Never stop learning.
That’s an ideal the leaders at Keshet Dance and Center for the Arts are cultivating – especially during the pandemic.
The Albuquerque-based nonprofit has been providing students in Kaliningrad, Russia, with the curriculum from Keshet’s M3 – Movement + Mentorship = Metamorphosis – program.
A free virtual event at 10 a.m. Jan. 23 will give the community a peek into an international learning exchange between Keshet Dance and Center for the Arts and Kaliningrad’s Pchyolka Organization.
This exchange has grown out of the development of Keshet’s M3 curriculum, and all initiatives are focused on finding solutions to pressing social issues common to the U.S. and Russia.
Register at keshetarts.org.
“Core to the philosophy of both Keshet and Pchyolka is the empowerment of youth and young adults through community and long-term mentorship,” says Shira Greenberg, founder and artistic director of Keshet. “We are thrilled that our M3 Curriculum can be shared and translated across cultures to activate the powerful vehicle of the arts, supporting of the work of Pchyolka and the incredible young individuals they serve in Kaliningrad.”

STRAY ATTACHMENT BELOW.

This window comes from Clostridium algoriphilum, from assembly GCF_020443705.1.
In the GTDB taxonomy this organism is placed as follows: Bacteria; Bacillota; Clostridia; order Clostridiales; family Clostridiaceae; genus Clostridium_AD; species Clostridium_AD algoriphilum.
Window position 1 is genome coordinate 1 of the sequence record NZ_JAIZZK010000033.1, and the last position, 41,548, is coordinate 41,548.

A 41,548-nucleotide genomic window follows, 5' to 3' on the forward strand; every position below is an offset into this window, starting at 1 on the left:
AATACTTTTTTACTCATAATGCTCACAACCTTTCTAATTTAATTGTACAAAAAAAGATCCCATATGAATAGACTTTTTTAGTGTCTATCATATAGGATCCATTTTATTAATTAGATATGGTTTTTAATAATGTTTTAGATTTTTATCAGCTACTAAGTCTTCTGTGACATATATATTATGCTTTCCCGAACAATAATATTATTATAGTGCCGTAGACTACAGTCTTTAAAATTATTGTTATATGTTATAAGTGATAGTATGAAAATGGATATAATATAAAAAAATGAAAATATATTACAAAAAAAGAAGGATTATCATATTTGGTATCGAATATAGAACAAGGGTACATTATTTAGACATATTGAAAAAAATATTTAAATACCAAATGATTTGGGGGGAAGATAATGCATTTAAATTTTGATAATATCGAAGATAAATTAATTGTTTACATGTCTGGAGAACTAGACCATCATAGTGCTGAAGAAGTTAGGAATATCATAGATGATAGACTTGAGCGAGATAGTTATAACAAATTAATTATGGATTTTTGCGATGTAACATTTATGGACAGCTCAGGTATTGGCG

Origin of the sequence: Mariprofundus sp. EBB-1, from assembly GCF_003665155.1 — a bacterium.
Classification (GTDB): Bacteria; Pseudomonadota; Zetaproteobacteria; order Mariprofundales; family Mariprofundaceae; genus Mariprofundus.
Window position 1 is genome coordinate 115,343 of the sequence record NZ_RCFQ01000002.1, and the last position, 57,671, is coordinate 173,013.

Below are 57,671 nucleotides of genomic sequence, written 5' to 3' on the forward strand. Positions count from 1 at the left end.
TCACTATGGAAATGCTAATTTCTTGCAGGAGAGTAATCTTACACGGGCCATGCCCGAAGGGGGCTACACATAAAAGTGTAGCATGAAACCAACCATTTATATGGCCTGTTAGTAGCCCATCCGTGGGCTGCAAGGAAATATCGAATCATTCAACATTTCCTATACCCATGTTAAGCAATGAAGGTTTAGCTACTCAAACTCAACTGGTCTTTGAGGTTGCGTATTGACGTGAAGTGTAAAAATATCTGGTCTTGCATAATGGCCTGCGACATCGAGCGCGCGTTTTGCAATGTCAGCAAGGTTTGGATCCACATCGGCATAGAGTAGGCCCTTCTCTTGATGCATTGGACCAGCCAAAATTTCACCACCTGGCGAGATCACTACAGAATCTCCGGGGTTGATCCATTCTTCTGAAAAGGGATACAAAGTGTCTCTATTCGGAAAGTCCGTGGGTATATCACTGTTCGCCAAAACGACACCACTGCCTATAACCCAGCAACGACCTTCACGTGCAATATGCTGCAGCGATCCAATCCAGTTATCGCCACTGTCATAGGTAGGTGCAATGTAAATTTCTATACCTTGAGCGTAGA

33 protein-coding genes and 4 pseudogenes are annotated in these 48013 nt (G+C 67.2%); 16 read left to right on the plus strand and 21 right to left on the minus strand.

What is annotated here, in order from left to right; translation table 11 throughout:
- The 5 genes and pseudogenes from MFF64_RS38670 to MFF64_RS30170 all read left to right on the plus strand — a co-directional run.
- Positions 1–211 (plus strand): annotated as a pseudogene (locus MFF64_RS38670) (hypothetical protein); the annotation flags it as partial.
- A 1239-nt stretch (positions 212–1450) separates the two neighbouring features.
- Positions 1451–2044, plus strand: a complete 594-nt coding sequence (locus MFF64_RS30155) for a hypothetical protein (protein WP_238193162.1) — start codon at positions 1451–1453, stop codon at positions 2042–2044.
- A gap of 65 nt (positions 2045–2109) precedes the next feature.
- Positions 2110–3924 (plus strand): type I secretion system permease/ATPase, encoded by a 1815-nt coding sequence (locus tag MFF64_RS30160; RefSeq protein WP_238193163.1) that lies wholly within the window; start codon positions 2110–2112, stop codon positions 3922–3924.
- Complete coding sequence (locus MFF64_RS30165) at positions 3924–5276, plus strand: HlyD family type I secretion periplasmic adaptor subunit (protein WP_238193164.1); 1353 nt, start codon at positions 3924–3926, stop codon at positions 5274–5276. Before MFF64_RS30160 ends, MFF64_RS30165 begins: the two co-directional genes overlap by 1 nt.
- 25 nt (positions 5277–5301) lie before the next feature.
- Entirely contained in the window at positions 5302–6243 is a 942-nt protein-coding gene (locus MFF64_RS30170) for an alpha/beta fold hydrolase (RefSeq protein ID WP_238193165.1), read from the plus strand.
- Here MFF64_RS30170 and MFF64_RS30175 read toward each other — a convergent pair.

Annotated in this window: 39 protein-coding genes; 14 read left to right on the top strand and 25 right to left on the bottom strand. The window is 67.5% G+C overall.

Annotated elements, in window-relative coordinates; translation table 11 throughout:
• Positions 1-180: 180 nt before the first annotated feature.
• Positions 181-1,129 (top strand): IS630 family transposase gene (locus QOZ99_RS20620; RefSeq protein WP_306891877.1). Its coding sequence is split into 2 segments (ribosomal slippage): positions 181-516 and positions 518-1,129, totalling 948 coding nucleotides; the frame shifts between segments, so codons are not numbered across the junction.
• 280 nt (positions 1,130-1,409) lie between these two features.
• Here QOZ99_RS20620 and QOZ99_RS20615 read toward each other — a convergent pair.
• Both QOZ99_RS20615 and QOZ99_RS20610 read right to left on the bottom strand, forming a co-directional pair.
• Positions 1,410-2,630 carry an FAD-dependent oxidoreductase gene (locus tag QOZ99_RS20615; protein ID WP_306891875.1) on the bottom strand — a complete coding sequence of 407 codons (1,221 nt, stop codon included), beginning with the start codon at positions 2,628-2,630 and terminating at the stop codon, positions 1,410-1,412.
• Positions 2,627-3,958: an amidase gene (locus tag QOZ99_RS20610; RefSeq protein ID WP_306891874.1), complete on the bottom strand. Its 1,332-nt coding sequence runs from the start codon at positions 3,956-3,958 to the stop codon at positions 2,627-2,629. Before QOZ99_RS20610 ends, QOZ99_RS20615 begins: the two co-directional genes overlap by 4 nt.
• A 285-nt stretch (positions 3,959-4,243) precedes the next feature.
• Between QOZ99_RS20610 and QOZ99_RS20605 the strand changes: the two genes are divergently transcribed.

Keshet’s effort is supported by the Eurasia Foundation through the U.S.-Russia Social Expertise Exchange.
The support facilitates the international partnership with Kaliningrad’s Pchyolka Organization, providing Keshet the opportunity to train Russian arts educators to utilize Keshet’s unique M3 Curriculum which has been highly successful as a form of alternative programming in the Juvenile Justice system, decreasing recidivism rates and shifting trajectories of young lives impacted by the justice system.
Greenbert says Keshet’s M3 faculty share their curriculum with art specialists at Pchyolka in Kaliningrad, Russia, as Pchyolka specialists are developing their arts programming to better serve at-risk and orphaned youths.
Kaliningrad’s Pchyolka Organization reached out to Keshet in 2019 to begin conversations exploring the opportunity to train Russian arts educators to use Keshet’s unique M3 curriculum.
Pchyolka works with youths and young adults within the Russian orphanage system. Russian youths who age out of the orphanage system at 16 years old have an average life expectancy of merely 30, with 9 out of 10 orphan “graduates” falling prey to addiction, prostitution, crime, gangs, trafficking or suicide.